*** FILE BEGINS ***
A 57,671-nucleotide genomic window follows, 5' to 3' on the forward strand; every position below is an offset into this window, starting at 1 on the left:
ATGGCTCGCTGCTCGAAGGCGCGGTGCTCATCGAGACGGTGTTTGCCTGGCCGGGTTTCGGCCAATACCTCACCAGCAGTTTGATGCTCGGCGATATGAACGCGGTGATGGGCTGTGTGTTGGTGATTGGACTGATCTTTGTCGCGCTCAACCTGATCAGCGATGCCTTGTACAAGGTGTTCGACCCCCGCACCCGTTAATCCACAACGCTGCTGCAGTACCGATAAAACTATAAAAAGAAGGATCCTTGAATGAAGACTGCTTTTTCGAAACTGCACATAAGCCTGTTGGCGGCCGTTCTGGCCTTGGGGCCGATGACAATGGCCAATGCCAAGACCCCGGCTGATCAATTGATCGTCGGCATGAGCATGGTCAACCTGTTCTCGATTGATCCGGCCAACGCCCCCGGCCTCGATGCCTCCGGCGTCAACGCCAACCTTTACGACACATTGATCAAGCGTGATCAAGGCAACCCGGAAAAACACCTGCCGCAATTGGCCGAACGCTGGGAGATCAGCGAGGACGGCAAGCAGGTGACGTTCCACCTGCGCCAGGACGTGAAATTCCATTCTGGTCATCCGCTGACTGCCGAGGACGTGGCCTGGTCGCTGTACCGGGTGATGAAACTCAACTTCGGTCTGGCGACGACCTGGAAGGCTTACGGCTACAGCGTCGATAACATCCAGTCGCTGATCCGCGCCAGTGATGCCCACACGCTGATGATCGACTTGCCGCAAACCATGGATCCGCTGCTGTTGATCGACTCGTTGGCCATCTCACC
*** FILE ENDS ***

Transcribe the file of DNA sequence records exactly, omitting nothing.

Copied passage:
A 57,671-nucleotide genomic window follows, 5' to 3' on the forward strand; every position below is an offset into this window, starting at 1 on the left:
ATGGCTCGCTGCTCGAAGGCGCGGTGCTCATCGAGACGGTGTTTGCCTGGCCGGGTTTCGGCCAATACCTCACCAGCAGTTTGATGCTCGGCGATATGAACGCGGTGATGGGCTGTGTGTTGGTGATTGGACTGATCTTTGTCGCGCTCAACCTGATCAGCGATGCCTTGTACAAGGTGTTCGACCCCCGCACCCGTTAATCCACAACGCTGCTGCAGTACCGATAAAACTATAAAAAGAAGGATCCTTGAATGAAGACTGCTTTTTCGAAACTGCACATAAGCCTGTTGGCGGCCGTTCTGGCCTTGGGGCCGATGACAATGGCCAATGCCAAGACCCCGGCTGATCAATTGATCGTCGGCATGAGCATGGTCAACCTGTTCTCGATTGATCCGGCCAACGCCCCCGGCCTCGATGCCTCCGGCGTCAACGCCAACCTTTACGACACATTGATCAAGCGTGATCAAGGCAACCCGGAAAAACACCTGCCGCAATTGGCCGAACGCTGGGAGATCAGCGAGGACGGCAAGCAGGTGACGTTCCACCTGCGCCAGGACGTGAAATTCCATTCTGGTCATCCGCTGACTGCCGAGGACGTGGCCTGGTCGCTGTACCGGGTGATGAAACTCAACTTCGGTCTGGCGACGACCTGGAAGGCTTACGGCTACAGCGTCGATAACATCCAGTCGCTGATCCGCGCCAGTGATGCCCACACGCTGATGATCGACTTGCCGCAAACCATGGATCCGCTGCTGTTGATCGACTCGTTGGCCATCTCACC